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Religion in Norway. NORINT 0500 Norwegian life and society 18.02.2013 Anne Hege Grung. In this lecture:. Religion in Norway in a historical perspective: State and Church Religion in contemporary Norway: Religious pluralism, inter-religious interaction and current developments.

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religion in norway

Religion in Norway

NORINT 0500 Norwegianlife and society

18.02.2013

Anne Hege Grung

in this lecture
In this lecture:
  • Religion in Norway in a historical perspective: State and Church
  • Religion in contemporary Norway: Religious pluralism, inter-religious interaction and current developments
the king and queen appointed by the presiding bishop of the church of norway 1991
The king and queenappointed by thepresidingBishopoftheChurchofNorway (1991)
the church of norway
The Church of Norway
  • From the Norwegian constitution:

Original §2: ”Den evangelisk-lutherske tro forbliver statens offisielle religion. De Innvaanere som bekjenner seg til den forplikter aa oppdra deres barn i samme.”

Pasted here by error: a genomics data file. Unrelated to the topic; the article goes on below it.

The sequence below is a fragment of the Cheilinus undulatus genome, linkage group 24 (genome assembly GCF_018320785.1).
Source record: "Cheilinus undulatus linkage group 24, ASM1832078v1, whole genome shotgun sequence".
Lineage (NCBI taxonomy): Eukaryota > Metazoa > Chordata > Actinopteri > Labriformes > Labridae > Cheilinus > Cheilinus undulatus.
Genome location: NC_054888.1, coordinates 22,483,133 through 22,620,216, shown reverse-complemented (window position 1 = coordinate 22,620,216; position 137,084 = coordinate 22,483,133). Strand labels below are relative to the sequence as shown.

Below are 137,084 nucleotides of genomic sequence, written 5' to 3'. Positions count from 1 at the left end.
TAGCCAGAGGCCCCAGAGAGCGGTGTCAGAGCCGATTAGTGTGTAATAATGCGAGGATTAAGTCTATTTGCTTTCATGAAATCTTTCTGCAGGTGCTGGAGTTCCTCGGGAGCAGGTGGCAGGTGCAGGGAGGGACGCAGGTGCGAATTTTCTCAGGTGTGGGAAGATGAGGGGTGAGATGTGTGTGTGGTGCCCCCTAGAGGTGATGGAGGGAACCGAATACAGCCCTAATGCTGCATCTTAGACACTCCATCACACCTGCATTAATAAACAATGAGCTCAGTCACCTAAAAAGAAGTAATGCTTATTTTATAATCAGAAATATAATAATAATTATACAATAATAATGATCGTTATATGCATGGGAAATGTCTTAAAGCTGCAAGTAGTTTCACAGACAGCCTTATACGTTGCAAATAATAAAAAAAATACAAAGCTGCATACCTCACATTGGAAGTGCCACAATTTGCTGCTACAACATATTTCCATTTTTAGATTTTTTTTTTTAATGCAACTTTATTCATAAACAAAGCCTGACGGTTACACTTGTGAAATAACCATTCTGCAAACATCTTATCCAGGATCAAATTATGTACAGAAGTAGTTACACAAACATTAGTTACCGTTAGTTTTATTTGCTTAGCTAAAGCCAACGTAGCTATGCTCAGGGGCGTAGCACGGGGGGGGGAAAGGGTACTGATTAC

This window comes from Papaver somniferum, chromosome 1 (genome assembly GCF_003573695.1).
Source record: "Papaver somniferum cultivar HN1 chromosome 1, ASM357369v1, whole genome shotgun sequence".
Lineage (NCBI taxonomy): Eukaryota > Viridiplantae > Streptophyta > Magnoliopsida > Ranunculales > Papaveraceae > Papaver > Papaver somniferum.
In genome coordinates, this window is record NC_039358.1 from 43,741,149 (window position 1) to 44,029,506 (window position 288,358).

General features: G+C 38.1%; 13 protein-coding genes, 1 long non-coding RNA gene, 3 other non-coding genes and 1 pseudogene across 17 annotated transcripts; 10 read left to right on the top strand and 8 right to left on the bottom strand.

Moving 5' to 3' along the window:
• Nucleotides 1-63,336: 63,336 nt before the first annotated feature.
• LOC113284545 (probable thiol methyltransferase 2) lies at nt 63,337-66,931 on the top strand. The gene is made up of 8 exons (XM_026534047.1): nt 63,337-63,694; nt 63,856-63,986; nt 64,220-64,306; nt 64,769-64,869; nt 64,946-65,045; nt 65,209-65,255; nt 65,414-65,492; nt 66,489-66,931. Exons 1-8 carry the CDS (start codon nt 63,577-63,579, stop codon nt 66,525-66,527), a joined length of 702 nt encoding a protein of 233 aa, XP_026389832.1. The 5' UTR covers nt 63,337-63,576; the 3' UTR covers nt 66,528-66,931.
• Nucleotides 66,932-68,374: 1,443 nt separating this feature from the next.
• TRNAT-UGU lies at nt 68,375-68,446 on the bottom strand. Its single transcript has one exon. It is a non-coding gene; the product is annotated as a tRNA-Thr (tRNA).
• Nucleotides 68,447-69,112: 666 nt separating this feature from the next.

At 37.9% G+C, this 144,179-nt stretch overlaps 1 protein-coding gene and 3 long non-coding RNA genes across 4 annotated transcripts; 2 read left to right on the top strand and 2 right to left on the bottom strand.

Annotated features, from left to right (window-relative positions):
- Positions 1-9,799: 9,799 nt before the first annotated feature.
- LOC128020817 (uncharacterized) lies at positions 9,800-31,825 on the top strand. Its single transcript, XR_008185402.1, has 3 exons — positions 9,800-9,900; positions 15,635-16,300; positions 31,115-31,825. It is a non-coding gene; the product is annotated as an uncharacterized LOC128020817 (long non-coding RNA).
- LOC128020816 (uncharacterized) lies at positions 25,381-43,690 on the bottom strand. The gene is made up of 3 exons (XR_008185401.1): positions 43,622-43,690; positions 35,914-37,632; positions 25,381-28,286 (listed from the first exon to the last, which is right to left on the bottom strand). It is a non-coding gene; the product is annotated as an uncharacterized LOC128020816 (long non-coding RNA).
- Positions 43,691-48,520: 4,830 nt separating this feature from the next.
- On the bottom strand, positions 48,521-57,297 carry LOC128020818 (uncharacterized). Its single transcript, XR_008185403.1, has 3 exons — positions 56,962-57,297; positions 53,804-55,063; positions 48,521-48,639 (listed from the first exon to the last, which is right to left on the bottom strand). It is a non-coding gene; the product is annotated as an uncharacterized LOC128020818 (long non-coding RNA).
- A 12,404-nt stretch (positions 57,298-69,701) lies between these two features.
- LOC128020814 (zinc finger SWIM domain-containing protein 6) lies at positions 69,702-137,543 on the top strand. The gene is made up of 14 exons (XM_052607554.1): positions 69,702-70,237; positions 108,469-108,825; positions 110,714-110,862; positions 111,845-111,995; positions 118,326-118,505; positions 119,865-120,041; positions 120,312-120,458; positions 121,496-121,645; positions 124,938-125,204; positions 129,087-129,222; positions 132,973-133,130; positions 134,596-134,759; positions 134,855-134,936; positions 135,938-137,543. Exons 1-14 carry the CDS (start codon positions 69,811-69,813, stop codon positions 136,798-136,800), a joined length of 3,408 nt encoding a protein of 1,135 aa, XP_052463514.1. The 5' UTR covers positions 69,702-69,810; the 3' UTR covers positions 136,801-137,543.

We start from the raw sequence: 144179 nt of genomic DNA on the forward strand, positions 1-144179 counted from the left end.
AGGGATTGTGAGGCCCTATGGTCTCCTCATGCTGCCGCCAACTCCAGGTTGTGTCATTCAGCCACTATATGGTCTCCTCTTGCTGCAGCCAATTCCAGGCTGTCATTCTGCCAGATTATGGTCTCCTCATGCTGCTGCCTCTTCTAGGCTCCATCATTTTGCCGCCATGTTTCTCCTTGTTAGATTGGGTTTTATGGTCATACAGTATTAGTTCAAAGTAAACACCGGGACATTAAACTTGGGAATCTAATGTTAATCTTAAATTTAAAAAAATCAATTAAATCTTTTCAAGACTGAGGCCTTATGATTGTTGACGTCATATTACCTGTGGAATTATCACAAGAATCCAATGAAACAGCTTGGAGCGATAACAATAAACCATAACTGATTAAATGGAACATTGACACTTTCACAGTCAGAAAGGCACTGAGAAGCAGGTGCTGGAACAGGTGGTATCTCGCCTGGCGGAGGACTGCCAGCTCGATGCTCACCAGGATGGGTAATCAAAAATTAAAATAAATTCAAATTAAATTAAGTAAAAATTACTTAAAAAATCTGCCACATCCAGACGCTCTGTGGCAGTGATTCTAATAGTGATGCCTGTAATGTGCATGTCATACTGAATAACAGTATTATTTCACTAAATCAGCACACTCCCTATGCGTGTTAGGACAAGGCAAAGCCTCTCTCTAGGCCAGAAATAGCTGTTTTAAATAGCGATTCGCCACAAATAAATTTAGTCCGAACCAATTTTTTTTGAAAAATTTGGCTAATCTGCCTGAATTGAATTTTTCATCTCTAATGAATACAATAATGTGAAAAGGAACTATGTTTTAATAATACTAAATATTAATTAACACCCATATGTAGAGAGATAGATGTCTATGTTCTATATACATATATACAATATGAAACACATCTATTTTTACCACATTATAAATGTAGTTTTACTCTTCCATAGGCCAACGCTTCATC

2012:

Revised §2: "Værdigrundlaget forbliver vor kristne og humanistiske Arv. Denne Grundlov skal sikre Demokrati, Retsstat og Menneskrettighederne." § 16: "Alle indvaanere af Riget have fri Religionsøvelse. Den norske Kirke, en evangelisk-luthersk kirke, forbliver Norges Folkekirke og understøttes som saadan af Staten. Nærmere Bestemmelser om dens Ordning fastsættes ved Lov. Alle Tros- og Livssynssamfund skal understøttes paa lige Linje."

norwegian legislation on religion and religious freedom
Norwegianlegislationon religion and religiousfreedom:
  • 1814: The ChurchofNorway a statechurch, Lutheranismofficial religion
  • Jews and Jesuitswere ’not allowed’ to enterNorway (changed for Jews in 1851, for Jesuits in 1956).
  • 1842: ”Konventikkelplakaten” (1741) dismissed – it becameallowed for religiousgatherings and meetingsbeyonttheclergy’scontrol
  • 1845: Allowed for other Christian denominations to establishthemselves in Norway
slide6

1969: ”Lov om trudomssamfunn og ymist anna” established full freedom of religion in Norway, including

- The right to establish faith and life-stance communities, the right to convert (after the age of 15), the right to organize meetings and gatherings and to free speech

2013 suggestions for a new profile in official policy towards faith and life stance communities
2013: Suggestions for a newprofile in official policy towardsfaith- and life-stancecommunities
  • A committeestablished by thegovernment suggests:
  • Thatgovernmentalfinancial support of all registeredfaith and life-stancecommunitiescontinue
  • Thatreligiouslybasedsymbols is allowed in thepoliceforce and for judges in court (turban, hijab)
  • That all marriagesshould be conducted in a civil manner beforereligiousmarriageceremonies (voluntary)
in the constitution
In theconstitution:
  • Suggestions to replace ’kristne og humanistiske verdier’ (’Christian and Humanist values’) with a more neutralvaluequalification